18 February 2015
I spent most of today in Skerries at the annual Ash Wednesday Retreat for the staff and students of the Church of Ireland Theological Institute.
We go away for a full day of prayer, guided reflection and silence. We begin with the Liturgy of the Word, followed by an opportunity for the imposition of ashes. The day concludes with the Liturgy of the Sacrament.
Yesterday, we had our Ash Wednesday retreat in Skerries, where we were guided though the day by the Revd Garth Bunting of Christ Church Cathedral.
We spent most of the day in Skerries Sailing Club, with views out across the Harbour and down onto the two beaches with which Skerries is blessed, and ended with our celebration of the Eucharist in Holmpatrick Church.
It was a day for prayer, guided reflection and silence. We began with the Liturgy of the Word, followed by an opportunity for the imposition of ashes. The day concluded with the Liturgy of the Sacrament.
After a night and a day of stay-at-home illness, it was good to be out and about again, with physical and spiritual refreshment.
Throughout the day, where we were guided by the Revd Garth Bunting of Christ Church Cathedral, who introduced us to the Prayer of Examen
The Daily Examen is an Ignatian technique of prayerful reflection on the events of the day in order to detect God’s presence and discern his direction for us. The Examen is an ancient practice in the Church that can help us see God’s hand at work in our whole experience.
The method is adapted from a technique described by Saint Ignatius Loyola in his Spiritual Exercises. Saint Ignatius thought that the Examen was a gift that came directly from God, and that God wanted it to be shared as widely as possible.
One of the few rules of prayer that Ignatius made for the Jesuit order was the requirement that Jesuits practice the Examen twice daily – at noon and at the end of the day.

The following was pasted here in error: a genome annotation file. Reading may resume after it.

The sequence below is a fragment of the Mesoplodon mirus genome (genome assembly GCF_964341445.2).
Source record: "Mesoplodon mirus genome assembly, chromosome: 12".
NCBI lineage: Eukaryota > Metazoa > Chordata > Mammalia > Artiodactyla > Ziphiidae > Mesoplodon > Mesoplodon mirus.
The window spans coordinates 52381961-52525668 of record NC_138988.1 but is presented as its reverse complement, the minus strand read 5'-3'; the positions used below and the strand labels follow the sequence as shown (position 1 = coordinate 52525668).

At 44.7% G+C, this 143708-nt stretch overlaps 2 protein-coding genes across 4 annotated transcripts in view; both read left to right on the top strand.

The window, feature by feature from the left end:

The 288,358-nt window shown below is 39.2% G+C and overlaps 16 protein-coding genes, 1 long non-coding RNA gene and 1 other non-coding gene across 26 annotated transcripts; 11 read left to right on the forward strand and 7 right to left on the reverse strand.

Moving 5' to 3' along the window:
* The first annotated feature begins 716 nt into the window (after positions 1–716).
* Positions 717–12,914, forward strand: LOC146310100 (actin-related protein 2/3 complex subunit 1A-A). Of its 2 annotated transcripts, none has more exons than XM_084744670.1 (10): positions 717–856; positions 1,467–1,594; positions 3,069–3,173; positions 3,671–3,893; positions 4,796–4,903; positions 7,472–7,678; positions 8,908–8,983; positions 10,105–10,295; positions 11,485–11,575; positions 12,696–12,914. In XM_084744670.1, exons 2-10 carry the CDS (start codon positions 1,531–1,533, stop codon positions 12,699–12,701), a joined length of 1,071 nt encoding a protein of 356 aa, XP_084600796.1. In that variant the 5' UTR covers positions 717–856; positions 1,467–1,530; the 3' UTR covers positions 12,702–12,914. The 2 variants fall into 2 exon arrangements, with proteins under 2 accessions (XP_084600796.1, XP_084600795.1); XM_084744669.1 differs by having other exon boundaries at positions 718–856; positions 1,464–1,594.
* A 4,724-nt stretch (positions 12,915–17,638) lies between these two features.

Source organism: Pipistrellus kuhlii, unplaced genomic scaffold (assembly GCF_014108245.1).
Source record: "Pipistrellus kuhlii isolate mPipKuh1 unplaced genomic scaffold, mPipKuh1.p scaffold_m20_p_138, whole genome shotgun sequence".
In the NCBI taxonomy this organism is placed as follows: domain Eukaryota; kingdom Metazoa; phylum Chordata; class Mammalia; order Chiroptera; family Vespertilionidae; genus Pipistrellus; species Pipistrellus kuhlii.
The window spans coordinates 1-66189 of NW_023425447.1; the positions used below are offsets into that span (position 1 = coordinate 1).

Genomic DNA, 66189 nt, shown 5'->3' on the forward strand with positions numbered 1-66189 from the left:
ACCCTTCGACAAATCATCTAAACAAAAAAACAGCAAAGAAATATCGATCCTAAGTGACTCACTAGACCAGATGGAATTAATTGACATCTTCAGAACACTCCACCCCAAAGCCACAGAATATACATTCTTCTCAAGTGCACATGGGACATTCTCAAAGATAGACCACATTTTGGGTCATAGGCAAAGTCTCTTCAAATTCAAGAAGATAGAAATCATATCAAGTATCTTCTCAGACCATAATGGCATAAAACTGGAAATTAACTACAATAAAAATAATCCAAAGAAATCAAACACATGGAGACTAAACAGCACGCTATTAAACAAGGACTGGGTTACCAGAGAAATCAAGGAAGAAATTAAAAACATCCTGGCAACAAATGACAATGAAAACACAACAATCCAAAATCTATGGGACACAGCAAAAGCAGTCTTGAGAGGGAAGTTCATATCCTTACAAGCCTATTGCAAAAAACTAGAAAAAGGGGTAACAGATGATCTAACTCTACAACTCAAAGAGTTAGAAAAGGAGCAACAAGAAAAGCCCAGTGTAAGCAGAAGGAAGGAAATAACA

This is a summary of the version of the five-step Daily Examen that we were introduced to today:
1, Recall that you are in the presence of God.
2, Spend a moment looking over your day with gratitude for this day’s gifts.
3, Ask God to send you his Holy Spirit to help you look at your action and attitudes and motives with honesty and patience.
4, Now review your day.
5, The final step is your heart-to-heart talk with Christ … Look toward tomorrow.
This is Ash Wednesday and the beginning of Lent. We are beginning Lent today [18 February 2015] with a community retreat in Skerries Sailing Club, led by the Revd Garth Bunting of Christ Church Cathedral, and finishing with a celebration of the Eucharist in Holmpatrick Parish Church, Skerries.
For my reflections and devotions during Lent this year, I intend each day to reflect on and invite you to listen to a relevant piece of music or a hymn set to a tune by the great English composer, Ralph Vaughan Williams (1872-1958).
He was the composer of symphonies, chamber music, opera, choral music, and film scores, a collector of English folk music and song. With Percy Dearmer, he co-edited the English Hymnal, in which he included many folk song arrangements as hymn tunes, and several of his own original compositions.
Vaughan Williams was born on 12 October 1872 in Down Ampney, Gloucestershire, where his father, the Revd Arthur Vaughan Williams (1834-1875), was the Vicar at All Saints’ Church. He was a descendant of the potter Josiah Wedgwood and was related to the Darwin family – Charles Darwin was a great-uncle.